Cyber Security for Law Firms

Cyber Security for Law Firms Critical to Meet Ethical, Regulatory and Contractual Responsibilities and Prevent Costly Breaches

Law firms make a particularly attractive target for cybercriminals. They store confidential and highly sensitive data for numerous clients. And, as part of the supply chain, they represent a possible access path into the networks of their more secure clients. Thus, cyber security for law firms proves critical.

Consider the value hackers would place on trade secrets or merger and acquisition details held by a business law firm, for example. Or contemplate the damage caused when bad actors gain access to compromising information on public figures. In fact, a ransomware gang in 2020 demanded a $42 million ransom for information they stole from a celebrity law firm.

Not only do law firms have both an ethical and a regulatory responsibility to protect their clients’ data, but data breaches can prove costly in multiple ways. Unfortunately, surveys indicate that law firms often employ less than adequate cyber security measures in an increasingly dangerous digital environment.

Ethical, Regulatory and Contractual Responsibilities

The American Bar Association Model Rules specify that lawyers use “competent and reasonable measures” to protect client data on technology. They also require that attorneys communicate with clients about the use of technology and obtain informed consent. And they mandate that attorneys supervise both staff and service providers to ensure security compliance.

Cyber Security for Law Firms

Competent and reasonable efforts, for example, include implementing basic cyber security best practices such as encryption and endpoint protection. They also include conducting periodic risk assessments to ensure supply chain cyber security. And according to a 2018 formal opinion from the ABA, they include notifying clients when a breach occurs.

In addition to ABA rules, law firms must also comply with regulatory and contractual requirements. For instance, any attorney associated with a health care provider must comply with HIPAA regulations mandating the protection of personal health information from inadvertent disclosure.

Likewise, clients demonstrate an increased focus on data security. Consequently, contracts now frequently include clauses mandating third-party security assessments and implementation of other security measures.

Law Firm Data Breaches Prove Costly

While ransom demands have risen to staggering heights, the consequences of law firm data breaches extend beyond possible ransoms. For example, in 2016 the law firm Moses Afonso Ryan Ltd. suffered a ransomware attack that locked down crucial files for three months. That meant the firm could not access important financial information or bill clients.

Other costs of a data breach include legal fines incurred, as well as the loss of billable hours. The firm may need to replace hardware or software and pay to upgrade security tools and repair damage. More difficult to quantify, but arguably more costly, is the damage to the firm’s reputation and the loss of client and public trust.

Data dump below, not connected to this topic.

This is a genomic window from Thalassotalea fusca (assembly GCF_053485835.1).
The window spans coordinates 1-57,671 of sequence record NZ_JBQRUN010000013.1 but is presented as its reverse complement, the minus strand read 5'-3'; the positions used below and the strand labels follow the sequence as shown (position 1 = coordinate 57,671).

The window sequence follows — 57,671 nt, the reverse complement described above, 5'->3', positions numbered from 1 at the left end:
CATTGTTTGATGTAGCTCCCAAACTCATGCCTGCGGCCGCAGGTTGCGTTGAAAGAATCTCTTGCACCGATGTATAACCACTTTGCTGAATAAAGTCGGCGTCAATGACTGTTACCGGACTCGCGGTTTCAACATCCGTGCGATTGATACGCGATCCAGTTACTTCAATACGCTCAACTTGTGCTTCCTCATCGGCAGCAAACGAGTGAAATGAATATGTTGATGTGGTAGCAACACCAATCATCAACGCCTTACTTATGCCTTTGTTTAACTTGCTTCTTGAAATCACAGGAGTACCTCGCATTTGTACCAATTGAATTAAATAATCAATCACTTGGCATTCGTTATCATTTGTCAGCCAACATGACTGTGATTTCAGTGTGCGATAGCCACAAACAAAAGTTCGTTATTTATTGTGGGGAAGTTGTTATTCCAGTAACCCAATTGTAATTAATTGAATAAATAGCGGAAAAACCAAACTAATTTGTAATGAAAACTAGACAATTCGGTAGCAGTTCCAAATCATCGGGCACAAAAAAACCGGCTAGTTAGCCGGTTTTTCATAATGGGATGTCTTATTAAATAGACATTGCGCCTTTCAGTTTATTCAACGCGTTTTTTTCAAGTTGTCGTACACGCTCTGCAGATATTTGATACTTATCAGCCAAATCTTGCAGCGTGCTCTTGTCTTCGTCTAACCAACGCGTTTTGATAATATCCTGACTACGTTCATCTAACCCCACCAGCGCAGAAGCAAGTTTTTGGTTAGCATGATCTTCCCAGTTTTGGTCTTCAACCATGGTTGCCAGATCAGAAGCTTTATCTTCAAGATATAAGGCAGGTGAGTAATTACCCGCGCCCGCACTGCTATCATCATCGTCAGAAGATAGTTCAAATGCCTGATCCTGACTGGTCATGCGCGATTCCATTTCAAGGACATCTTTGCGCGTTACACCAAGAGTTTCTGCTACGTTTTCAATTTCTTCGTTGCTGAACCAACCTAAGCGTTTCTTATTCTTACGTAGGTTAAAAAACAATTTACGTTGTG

Commit to Cyber Security for Law Firms Best Practices

The ABA technology surveys show that more than one out of every four practices have already experienced a data breach. Common cyber threats faced by law firms include phishing attacks, ransomware, sensitive data leaks, cyber security malpractice allegations and attacks on remote devices.

To counter these threats, law firms must regularly revisit their security strategies. Critical basic cyber security best practices for law firms include the following:

  • Start with a risk assessment – Regular risk assessments shine a light on security gaps within the organization. This allows the firm to proactively address vulnerabilities before a breach occurs.
  • Draft and enforce an acceptable use policy – These policies include guidelines for data retention and encryption, as well as appropriate use of email and other platforms. They also specify BYOD policies and may include a blacklist of prohibited internet sites. Automate these policies where possible.
  • Build an incident response plan – Long before a security incident occurs, prepare a detailed incident response plan. This includes identifying team member roles and detailing regulatory responsibilities. It also spells out procedures for infection containment and eradication and outlines recovery and communication plans.
  • Implement endpoint security – A mobile workforce broadens the attack surface. Strengthen endpoint security to detect and manage devices and monitor for unusual behavior.

Cyber Security for Law Firms

  • Reinforce authentication and access controls – Evaluate and update the firm’s policies and tools governing user access to data, devices, and the network. For example, implement multi-factor authentication where possible and limit user access to only the data and services needed to complete their assigned tasks.
  • Implement data and device encryption – Invest in encryption on multiple levels. This includes encrypting emails, servers and devices. Ensure that data is encrypted both in transit and at rest.
  • Provide regular, engaging security awareness training – In the end, humans represent both the weakest link and the most important defense. Make sure all employees understand their role in ensuring data security.

Cyber Security for Law Firms Resource

The legal cyber security consultants at eMazzanti Technologies understand the challenges law firms face. Beginning with a risk assessment, they will help your firm build a security strategy tailored to your needs and budget.

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